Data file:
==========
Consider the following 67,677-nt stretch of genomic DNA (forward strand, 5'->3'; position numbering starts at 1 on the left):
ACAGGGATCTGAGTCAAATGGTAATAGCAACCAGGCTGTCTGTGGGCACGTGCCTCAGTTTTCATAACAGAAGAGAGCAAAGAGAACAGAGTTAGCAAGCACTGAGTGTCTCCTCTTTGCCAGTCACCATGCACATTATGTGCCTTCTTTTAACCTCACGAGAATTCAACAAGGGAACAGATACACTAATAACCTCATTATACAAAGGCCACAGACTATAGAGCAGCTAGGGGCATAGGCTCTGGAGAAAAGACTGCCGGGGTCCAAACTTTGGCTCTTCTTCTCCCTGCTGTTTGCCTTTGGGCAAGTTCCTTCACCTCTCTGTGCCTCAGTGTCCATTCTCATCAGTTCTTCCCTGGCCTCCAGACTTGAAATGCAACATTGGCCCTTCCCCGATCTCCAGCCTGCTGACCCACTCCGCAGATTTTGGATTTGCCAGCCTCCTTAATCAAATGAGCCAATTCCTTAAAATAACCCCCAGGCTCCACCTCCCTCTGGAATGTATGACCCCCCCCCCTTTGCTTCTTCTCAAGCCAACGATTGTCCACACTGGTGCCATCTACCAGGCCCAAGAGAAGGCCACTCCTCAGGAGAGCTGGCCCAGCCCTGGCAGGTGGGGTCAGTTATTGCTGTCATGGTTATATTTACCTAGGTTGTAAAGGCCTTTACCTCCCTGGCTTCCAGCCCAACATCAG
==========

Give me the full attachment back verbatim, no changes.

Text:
Consider the following 67,677-nt stretch of genomic DNA (forward strand, 5'->3'; position numbering starts at 1 on the left):
ACAGGGATCTGAGTCAAATGGTAATAGCAACCAGGCTGTCTGTGGGCACGTGCCTCAGTTTTCATAACAGAAGAGAGCAAAGAGAACAGAGTTAGCAAGCACTGAGTGTCTCCTCTTTGCCAGTCACCATGCACATTATGTGCCTTCTTTTAACCTCACGAGAATTCAACAAGGGAACAGATACACTAATAACCTCATTATACAAAGGCCACAGACTATAGAGCAGCTAGGGGCATAGGCTCTGGAGAAAAGACTGCCGGGGTCCAAACTTTGGCTCTTCTTCTCCCTGCTGTTTGCCTTTGGGCAAGTTCCTTCACCTCTCTGTGCCTCAGTGTCCATTCTCATCAGTTCTTCCCTGGCCTCCAGACTTGAAATGCAACATTGGCCCTTCCCCGATCTCCAGCCTGCTGACCCACTCCGCAGATTTTGGATTTGCCAGCCTCCTTAATCAAATGAGCCAATTCCTTAAAATAACCCCCAGGCTCCACCTCCCTCTGGAATGTATGACCCCCCCCCCTTTGCTTCTTCTCAAGCCAACGATTGTCCACACTGGTGCCATCTACCAGGCCCAAGAGAAGGCCACTCCTCAGGAGAGCTGGCCCAGCCCTGGCAGGTGGGGTCAGTTATTGCTGTCATGGTTATATTTACCTAGGTTGTAAAGGCCTTTACCTCCCTGGCTTCCAGCCCAACATCAG